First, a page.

Wednesday 28 July 2010

A copyright version of

Brandon Butler of the Association of Research Libraries (ARL) has an interesting article called "Urban Copyright Legends". He says that as a copyright lawyer, he sometimes wishes there were a copyright law version of Snopes dot com, the Urban Legend dispeller. He goes on to discuss some "urban legends" about copyright law that are not correct, and that are misunderstood by librarians and educators as well as copyright holders.

Tuesday 20 July 2010

Barco at the American Assn. of Law Libraries annual conference.

Many of the Barco librarians recently returned from the annual conference of the American Association of Law Libraries, which was held in Denver this year. We have all returned with a lot of enthusiasm, knowledge and ideas that we hope to use to make the Barco Law Library even better.

Barco librarians presented two programs at the conference this year. Library Director George Pike, who among other things is the noted Legal Issues columnist for Information Today, presented a program called "Ten Things Every Librarian Should Know About Copyright". This lively program was presented in the format of a radio talk show called "Copyright Corner". Attendees acted as a "studio audience" for the broadcast, as radio talk show host George Pike (who clearly enjoyed playing the role of an irascible and argumentative conservative!) interviewed special guest James Heller, author of The Librarian's Copyright Companion. Heller shared ten things every law librarian needs to know about copyright, while the Copyright Players (played by other law librarians) illustrated some important do's and don'ts regarding copyright issues that might arise in a law library. Members of the audience had an opportunity to ask Heller about their real-life copyright dilemmas. Video of the program is available on the AALL Learning Center website.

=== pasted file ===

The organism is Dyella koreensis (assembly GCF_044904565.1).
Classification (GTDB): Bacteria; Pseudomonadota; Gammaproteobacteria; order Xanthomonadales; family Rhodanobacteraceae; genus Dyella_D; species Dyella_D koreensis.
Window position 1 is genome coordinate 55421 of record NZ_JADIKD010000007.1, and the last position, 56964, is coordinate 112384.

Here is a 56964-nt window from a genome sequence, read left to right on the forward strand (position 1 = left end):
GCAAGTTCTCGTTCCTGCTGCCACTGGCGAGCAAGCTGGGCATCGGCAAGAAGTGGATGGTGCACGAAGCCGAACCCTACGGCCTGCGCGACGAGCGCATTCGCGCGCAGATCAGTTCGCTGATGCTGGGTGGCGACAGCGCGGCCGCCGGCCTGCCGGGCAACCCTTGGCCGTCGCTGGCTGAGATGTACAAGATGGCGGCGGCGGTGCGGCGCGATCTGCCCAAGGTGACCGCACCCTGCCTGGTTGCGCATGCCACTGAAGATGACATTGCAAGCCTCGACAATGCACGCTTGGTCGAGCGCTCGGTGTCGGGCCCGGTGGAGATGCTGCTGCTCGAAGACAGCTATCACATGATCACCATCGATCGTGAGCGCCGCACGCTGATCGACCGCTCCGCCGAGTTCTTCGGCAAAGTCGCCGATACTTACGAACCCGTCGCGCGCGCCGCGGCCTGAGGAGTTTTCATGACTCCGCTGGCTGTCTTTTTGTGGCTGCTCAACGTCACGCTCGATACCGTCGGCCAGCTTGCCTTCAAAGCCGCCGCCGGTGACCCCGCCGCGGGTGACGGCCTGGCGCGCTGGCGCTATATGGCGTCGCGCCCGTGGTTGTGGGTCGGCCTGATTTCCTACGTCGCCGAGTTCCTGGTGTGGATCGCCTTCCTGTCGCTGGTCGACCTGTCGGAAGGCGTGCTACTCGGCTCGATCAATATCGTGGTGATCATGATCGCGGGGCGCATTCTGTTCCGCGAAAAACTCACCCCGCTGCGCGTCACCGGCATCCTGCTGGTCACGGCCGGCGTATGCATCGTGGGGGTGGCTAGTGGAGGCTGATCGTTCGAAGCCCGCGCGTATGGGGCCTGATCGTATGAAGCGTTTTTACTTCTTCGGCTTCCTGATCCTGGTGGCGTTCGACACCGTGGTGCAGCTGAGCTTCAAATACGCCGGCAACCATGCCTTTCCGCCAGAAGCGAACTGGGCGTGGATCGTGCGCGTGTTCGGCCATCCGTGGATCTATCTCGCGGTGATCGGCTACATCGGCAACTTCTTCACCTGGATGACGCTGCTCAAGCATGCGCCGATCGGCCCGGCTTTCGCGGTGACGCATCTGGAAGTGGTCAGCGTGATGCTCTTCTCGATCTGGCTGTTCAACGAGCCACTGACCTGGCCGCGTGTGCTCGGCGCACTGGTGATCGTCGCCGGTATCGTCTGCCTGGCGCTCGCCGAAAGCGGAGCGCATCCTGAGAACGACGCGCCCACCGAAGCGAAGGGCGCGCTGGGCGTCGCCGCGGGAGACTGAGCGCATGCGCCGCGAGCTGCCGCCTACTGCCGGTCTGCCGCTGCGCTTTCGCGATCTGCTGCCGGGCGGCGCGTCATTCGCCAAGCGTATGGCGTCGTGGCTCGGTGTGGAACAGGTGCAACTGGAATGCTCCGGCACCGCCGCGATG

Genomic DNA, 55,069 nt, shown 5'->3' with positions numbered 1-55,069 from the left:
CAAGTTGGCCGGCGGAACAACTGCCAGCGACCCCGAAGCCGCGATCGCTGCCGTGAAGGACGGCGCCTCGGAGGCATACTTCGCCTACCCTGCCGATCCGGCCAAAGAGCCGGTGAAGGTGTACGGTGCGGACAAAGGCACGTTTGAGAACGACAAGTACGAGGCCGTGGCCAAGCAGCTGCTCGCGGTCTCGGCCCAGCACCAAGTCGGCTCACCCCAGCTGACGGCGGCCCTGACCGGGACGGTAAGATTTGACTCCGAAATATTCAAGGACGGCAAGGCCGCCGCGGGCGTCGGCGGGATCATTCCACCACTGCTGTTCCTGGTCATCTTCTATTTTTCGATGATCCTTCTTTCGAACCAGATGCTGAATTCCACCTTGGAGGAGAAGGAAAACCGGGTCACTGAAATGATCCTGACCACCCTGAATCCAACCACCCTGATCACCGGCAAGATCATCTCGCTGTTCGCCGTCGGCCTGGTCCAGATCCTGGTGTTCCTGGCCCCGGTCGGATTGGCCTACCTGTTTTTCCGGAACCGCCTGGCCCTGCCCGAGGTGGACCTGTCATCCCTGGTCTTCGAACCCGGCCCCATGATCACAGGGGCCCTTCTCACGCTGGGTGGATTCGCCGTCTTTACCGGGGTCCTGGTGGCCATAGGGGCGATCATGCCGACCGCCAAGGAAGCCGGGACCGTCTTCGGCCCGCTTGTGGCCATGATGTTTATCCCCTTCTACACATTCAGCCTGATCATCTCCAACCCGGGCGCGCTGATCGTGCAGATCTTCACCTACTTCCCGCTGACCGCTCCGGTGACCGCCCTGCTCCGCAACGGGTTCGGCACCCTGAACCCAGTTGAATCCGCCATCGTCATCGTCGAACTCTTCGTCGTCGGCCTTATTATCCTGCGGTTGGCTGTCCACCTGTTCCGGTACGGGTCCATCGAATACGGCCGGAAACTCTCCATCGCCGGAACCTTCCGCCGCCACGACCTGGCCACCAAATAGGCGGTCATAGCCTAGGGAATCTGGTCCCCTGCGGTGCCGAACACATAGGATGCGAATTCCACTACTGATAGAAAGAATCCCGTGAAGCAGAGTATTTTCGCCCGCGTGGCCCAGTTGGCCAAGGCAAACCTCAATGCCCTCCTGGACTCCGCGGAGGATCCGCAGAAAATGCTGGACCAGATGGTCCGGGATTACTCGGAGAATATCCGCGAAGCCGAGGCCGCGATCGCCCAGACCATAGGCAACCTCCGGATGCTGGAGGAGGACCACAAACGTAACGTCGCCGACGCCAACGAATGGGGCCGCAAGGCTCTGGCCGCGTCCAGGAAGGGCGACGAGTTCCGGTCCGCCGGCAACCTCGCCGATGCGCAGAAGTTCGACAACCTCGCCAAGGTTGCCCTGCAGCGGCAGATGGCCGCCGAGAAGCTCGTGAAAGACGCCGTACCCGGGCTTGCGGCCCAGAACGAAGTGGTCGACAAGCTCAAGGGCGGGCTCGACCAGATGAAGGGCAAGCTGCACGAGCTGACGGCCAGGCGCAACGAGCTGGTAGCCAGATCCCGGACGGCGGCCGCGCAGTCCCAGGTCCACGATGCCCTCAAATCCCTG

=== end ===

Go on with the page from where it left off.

Librarians Sallie Smith, Pat Roncevich and Susanna Leers presented a program called "Database Ownership: Myth or Reality?". The program description: For some databases, vendors advertise the option to purchase data outright so libraries "own" the content if the vendor goes out of business or the library cancels its subscription; this option is expensive but promises perpetual access to the data. Join Barco Law Librarians as they explain the hidden costs of "owning" a database and the difficulties of storage and access when a subscription was cancelled and the vendor provided content as promised.. Video of their presentation is embedded below.


WaPo's new investigative report & website: Top Secret America

The Washington Post published a large interactive website today called Top Secret America. This impressive site is a result a two year investigation by more than a dozen journalists at the Post. It details the companies and government agencies currently doing top secret work in the United States.
The Post divided top-secret work into 23 different categories, from border patrol to psychological operations to weapons technology. The Top Secret database was put together by compiling hundreds of thousands of public records of government organizations and private-sector companies. The Post has identified 45 government organizations (e.g. the FBI) engaged in top-secret work and determined that those 45 organizations could be broken down into 1,271 sub-units (e.g. the Terrorist Screening Center of the FBI). There is a catchall category called "unknown” that contains companies doing work for a government organization that could not be determined. At the private-sector level, The Post identified 1,931 companies engaged in top-secret work for the government. Private-sector companies were grouped together and listed by a parent company's name
To tell the story of top secret America, the Post has "created an immersive online reading experience that combines all of the elements of our two-year investigation together into a single frame. Page horizontally through our stories and view photos, video and graphics without leaving the package."